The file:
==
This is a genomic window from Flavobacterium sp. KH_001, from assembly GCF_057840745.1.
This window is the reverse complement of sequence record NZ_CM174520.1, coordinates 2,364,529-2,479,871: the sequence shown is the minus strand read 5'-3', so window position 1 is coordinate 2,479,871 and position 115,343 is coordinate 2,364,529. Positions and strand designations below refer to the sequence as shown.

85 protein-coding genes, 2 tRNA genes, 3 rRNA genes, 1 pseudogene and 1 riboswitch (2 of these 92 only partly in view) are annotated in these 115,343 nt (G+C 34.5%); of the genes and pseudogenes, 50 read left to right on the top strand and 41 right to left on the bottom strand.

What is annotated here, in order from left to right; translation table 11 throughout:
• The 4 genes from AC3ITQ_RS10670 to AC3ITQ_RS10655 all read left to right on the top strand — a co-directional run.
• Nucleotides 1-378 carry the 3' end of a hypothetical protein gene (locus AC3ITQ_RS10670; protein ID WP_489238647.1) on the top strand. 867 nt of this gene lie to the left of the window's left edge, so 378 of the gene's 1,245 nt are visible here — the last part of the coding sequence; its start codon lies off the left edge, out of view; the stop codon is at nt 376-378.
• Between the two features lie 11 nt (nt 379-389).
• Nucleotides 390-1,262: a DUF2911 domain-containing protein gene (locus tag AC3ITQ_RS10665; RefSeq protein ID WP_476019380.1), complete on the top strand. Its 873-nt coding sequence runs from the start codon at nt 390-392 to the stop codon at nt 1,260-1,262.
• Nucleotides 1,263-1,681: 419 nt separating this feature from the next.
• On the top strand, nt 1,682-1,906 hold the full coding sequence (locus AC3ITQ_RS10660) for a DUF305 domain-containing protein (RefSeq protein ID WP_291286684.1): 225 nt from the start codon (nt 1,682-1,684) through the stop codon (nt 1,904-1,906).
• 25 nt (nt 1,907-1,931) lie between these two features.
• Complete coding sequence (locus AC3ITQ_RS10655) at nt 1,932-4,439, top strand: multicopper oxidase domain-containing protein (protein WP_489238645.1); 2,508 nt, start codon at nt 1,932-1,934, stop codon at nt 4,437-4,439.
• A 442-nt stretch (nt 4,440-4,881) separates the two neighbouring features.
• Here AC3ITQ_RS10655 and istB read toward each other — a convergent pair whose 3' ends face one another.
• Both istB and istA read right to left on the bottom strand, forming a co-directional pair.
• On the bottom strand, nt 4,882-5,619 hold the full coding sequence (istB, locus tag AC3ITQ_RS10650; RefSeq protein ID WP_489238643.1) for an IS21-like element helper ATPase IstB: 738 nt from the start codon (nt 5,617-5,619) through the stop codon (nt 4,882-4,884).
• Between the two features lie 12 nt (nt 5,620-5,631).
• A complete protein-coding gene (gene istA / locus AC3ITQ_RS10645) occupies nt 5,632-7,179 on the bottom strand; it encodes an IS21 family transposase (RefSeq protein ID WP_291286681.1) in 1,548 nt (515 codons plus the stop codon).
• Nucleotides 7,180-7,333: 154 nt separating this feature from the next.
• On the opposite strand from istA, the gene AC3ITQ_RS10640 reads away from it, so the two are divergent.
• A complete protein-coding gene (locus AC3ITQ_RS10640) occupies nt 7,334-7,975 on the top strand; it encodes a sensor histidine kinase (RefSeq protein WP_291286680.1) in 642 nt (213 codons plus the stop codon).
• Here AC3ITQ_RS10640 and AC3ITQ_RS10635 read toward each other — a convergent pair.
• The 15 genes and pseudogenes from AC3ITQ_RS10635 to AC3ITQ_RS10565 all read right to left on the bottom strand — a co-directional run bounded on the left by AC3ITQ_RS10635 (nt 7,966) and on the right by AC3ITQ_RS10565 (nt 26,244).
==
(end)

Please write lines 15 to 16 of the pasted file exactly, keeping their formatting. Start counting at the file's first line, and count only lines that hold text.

• Both istB and istA read right to left on the bottom strand, forming a co-directional pair.
• On the bottom strand, nt 4,882-5,619 hold the full coding sequence (istB, locus tag AC3ITQ_RS10650; RefSeq protein ID WP_489238643.1) for an IS21-like element helper ATPase IstB: 738 nt from the start codon (nt 5,617-5,619) through the stop codon (nt 4,882-4,884).